The new Port House in Antwerp repurposes, renovates and extends a derelict fire station into a new headquarters for the port, bringing together the port’s 500 staff that previously worked in separate buildings around the city.
Following the construction of a new fire station, the old station – a listed replica of a Hanseatic residence – became redundant. This disused fire station had to be integrated into the new project. The design is informed by detailed historical research, and a thorough analysis of the site and the existing building. The historic analysis of the old fire station also highlighted the role of its originally intended tower, which was never realised.
The design is an elevated extension, rather than a neighbouring volume, which would have concealed the existing facades. Surrounded by water, the new extension’s facade is a glazed surface that ripples like waves, and reflects the changing tones and colours of the city’s sky.
The facade’s rippling quality is generated with flat facets to the south that gradually become more three-dimensional towards to the north. This perception of a transparent volume, cut to give the new building its sparkling appearance, reinterprets Antwerp’s moniker as the city of diamonds.
The old fire station’s central courtyard has been enclosed with a glass roof and transformed into the main reception area. From this central atrium, visitors access the historic public reading room and library within the disused fire truck hall. Panoramic lifts provide direct access to the new extension, with an external bridge between the existing building and new extension giving panoramic views of the city and port. The client requirements for an ‘activity-based office’ are integrated within the design, along with related areas such as the restaurant, meeting rooms and auditorium.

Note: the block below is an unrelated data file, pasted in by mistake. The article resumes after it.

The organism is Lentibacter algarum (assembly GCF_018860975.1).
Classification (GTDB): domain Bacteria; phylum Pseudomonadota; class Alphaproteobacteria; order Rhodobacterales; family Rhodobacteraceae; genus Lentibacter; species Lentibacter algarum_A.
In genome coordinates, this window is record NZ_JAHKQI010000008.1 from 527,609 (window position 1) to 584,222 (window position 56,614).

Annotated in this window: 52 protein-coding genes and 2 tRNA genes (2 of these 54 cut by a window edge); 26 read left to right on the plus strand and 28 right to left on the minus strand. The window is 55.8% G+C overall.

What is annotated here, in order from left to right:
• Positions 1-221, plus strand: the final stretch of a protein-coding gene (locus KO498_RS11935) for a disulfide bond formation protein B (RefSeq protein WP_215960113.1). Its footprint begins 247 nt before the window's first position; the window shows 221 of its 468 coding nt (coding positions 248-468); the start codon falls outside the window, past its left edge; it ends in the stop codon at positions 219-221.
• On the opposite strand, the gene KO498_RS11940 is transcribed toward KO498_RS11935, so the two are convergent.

A sustainable and energy-efficient design was developed, reaching a ‘Very Good’ BREEAM environmental rating.
With constant references to the Scheldt, the city of Antwerp and the dynamics of its port, married with the successful renovation and reuse of a redundant fire station – integrating it as a fully fledged part of its headquarters – the new Port House will serve the port well through its planned expansion in the future.
‘’The client required a sustainable and future-proof workplace for its employees, representing its ethos and values in an ever-expanding local and international arena. This resulted in an architectural competition being organised with only one rule laid down in the competition, that the original building, a former listed fire station designed as a replica of a Hanseatic residence, had to be preserved. The judges found it hard to resist the bravura of the dynamic and ambitious solution that creates a unique contemporary new structure in shining faceted glass, floating like the bow of a ship above the old building, maintaining and integrating the existing building with the new as a unified whole, and at the same time putting the previously run down location now firmly on the architectural world map.”